from the water and the rotary tool is used to simply score
the underside of the coral. Some heat will be generated as
the cuts are made, and it's a good idea to frequently dip
the coral back into a bowl of room temperature tank water
to keep the coral near room temperature. While this work is
not particularly dangerous, it's probably wise to work in
a well-ventilated room to minimize inhalation of the calcium
carbonate dust (and flashbacks of bad dental experiences!)
that will be generated. Once the coral is scored with the
rotary tool, it can be cut the rest of the way with cutting
pliers. The cutting pliers alone could be used to fragment
the coral, but it's quite likely that a jagged and less controlled
cut of the coral would result. I've found that for maximum
success the cut pieces should be no smaller than a nickel.
For some particularly hardy and fast growing Fungia,
however, it might be possible under the right conditions to
cut the pieces very small. Working with Fungia scutaria,
some researchers have found that even individual pieces of
septa (the tall ridges on the surface of some Fungia's
skeleton) can be snapped off, and over time can grow into
After the pieces have been separated they should be put back
into an area of the aquarium with good circulation, with conditions
similar to those to which the original colony was exposed.
There may be some advantage in placing the cut pieces on coarse
rocks rather than sand, which will maximize the water flow
around any damaged tissue and reduce the chance of a microbial
infection taking hold. Under good conditions the coral tissue
usually grows quickly over any bare skeleton surfaces exposed
during the propagation. It may be particularly important during
this time period to have good control over filamentous algae
in the tank, as Fungia are not particularly good at
competing with any algae that takes hold on their skeleton.
Fungia colony ready to be cut up.
Marks from previously performed propagation efforts
are evident on the underside of this Fungia.
A high-speed rotary tool with a diamond cutoff wheel
is used to make straight line cuts on the underside
of the coral.
Once the coral is scored, the pieces can be fully separated
using cutting pliers or tin snips. If a larger diameter
diamond cutoff tool is available, it may be possible
to cut completely through the coral, but more damage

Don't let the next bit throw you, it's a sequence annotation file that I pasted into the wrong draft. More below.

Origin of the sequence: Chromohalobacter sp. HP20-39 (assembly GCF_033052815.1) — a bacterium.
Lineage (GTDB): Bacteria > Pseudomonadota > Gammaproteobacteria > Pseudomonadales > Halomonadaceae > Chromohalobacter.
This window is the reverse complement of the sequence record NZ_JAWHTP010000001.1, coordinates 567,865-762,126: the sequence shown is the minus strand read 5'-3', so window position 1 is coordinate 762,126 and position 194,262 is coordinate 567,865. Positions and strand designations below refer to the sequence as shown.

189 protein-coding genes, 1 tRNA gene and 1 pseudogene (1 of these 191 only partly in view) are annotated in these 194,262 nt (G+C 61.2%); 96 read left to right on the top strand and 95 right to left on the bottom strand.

to the living tissue is likely to occur as the heat
from the cutting "cooks" the tissue on the
coral's upper side. Photos by the author's daughter.
Unfortunately, most Fungia are fairly slow growing
corals. It might be possible to fragment a Fungia only
once every few years. Over time the corals regain their roughly
circular form, though sometimes they may have unusual skeletal
features, and sometimes multiple mouths.
Unusual skeletal patterns of propagated Fungia.
The far right photo shows the coral's underside with
the original colony's clearly visible pattern.
Other Methods of Fungia Propagation
In some cases propagation may be accidental.
I've heard of extreme cases of aquarists having poor conditions
in their aquarium and the living coral tissue on a Fungia
separating into small areas on the skeleton. When conditions
improve, each of the separate sections re-forms into its own
separate coral (anthocauli), initially attached to the original
parent skeleton. Once healthy, there is no reason these could
not be cut apart and allowed to grow into individual colonies.
I've even heard of damage from having an aquarium heater sitting
on top of a Fungia resulting in the same type of "propagation."
These are not methods I recommend, though!
Another propagation technique that has been reported to me
involves placing a Fungia in a very low light condition
for several weeks and then suddenly exposing it to very strong
metal halide light for a few days.5
The severe shock can cause a condition similar to that mentioned
in the previous paragraph - a multitude of small anthocauli
that can be separated and grown out.
The techniques I have mentioned in this article can likely
be used for most plate and tongue corals. This includes the
genera Diaseris, Cantharellus, Ctenactis,
Herpolitha, Polyphyllia, Sandalolitha
and Halomitra. It might also work on "Chalice"
corals. I have been warned away by others, but I have also
seriously considered trying my hand at fragmenting my Heliofungia
actiniformis (long-tentacled plate coral). If I'm successful,
perhaps that will be another article.
Top-down photo of the author's Heliofungia actiniformis
(long-tentacled plate coral).
1. Veron, J.E.N. 2000. Corals of the World. Australian
Institute of Marine Science, Townsville. 3 Volumes.
4. Personal communication, Rob Toonen 2006, experiments performed
by Leah Hollingsworth under the direction of Dave Krupp at
Windward Community College, Kaneohe Hawaii.
5. Personal communication, Joe Scavo, 2006.
If you have any questions
about this article, please visit my author forum
on Reef Central.